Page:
The introduction of the radical Diamondback Andean could only mean one thing – Ironman Kona was right around the corner. Serving not only as the crown jewel of the world of triathlon competition, Kona is usually the point of the year that equipment manufacturers bring out the big guns for new product launches. Now more than ever, it seems that those same companies are starting to push the limits when it comes to bike design mostly because the world of tri bikes isn’t ruled over by the UCI with an iron fist. There are still rules governing the construction of tri bikes, but they are far more lenient than those found on the road racing side of things. Because of that, integrated storage options are being built in to frames that also improve the bike’s aerodynamics.

In the case of the new Cervelo P5X, the frame also pays homage to the days of the Zipp 2001, Trek Y-Foil, and other bikes which have omitted the seat tube or seat stays in search of a better ride and improved aerodynamics. More than just a rehash of previous ideas with a glove box though, the P5X looks to offer one of the most adjustable fully integrated frames on the market and even includes provisions to help you get it to your next race destination…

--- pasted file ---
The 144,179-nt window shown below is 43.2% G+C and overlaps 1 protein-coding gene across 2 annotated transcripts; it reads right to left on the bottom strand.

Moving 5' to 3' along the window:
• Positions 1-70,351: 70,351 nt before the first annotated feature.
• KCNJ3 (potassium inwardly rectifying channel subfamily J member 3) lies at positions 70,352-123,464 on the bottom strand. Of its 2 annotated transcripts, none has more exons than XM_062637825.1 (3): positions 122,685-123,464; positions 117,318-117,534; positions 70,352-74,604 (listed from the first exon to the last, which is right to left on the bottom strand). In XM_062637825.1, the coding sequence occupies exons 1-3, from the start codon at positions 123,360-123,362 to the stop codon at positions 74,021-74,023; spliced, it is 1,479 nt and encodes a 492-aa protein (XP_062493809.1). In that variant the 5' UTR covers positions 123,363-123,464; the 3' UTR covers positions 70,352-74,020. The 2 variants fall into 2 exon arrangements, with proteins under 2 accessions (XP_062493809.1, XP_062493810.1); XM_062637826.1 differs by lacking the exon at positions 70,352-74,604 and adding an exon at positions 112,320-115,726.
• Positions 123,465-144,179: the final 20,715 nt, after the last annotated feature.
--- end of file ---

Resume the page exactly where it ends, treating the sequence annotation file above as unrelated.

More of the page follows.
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If you’re going to ride for 112 miles after swimming 2.4 miles and before running a marathon, you’d better be comfortable on your bike. In order to make fitters’ jobs easier, the P5X starts with just 4 frame sizes (S,M, L, XL) but offers a massive range of adjustment with 112mm of sliding stack and 91mm of reach adjustment along with a base bar that can be flipped 180º with 0 to 12º of tilt. Instead of a more traditional steerer tube and spacer arrangement, the P5X essentially uses a seat post for the aerobars that can be raised or lowered to the desired position. To get a full sense of the bike’s adjustability it’s probably best just to head to their micro-site and mouse through the animation.

Given that there really isn’t a seat tube, the seat post is cut to length and then allows a small amount of adjustability once cut. The adjustability of the seat post allows a 74-81º effective seat tube angle and Cervelo’s site has a bike size and set up calculator to help you obtain a baseline fit to get started. Chances are good that if you’re buying a P5X, you’re also going to travel with it to triathlons around the world. In order to make that as easy as possible, the P5X apparently has a two piece foldable bar that includes a padded holster that should go great with their co-developed Cervelo travel case.

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In order to make sure you have enough storage on board for all of your tri-cessories, the P5X has three storage compartments – the Smartpak, Stealthbox, and Speedcase. Along with the built in storage in front of the bottom bracket, above the crank, and on the top tube, there are also provisions for standard bottle cages on the aerobars, behind the saddle, and on the “downtube.” All totaled, you should have plenty of flexibility to pack what you need where you want it.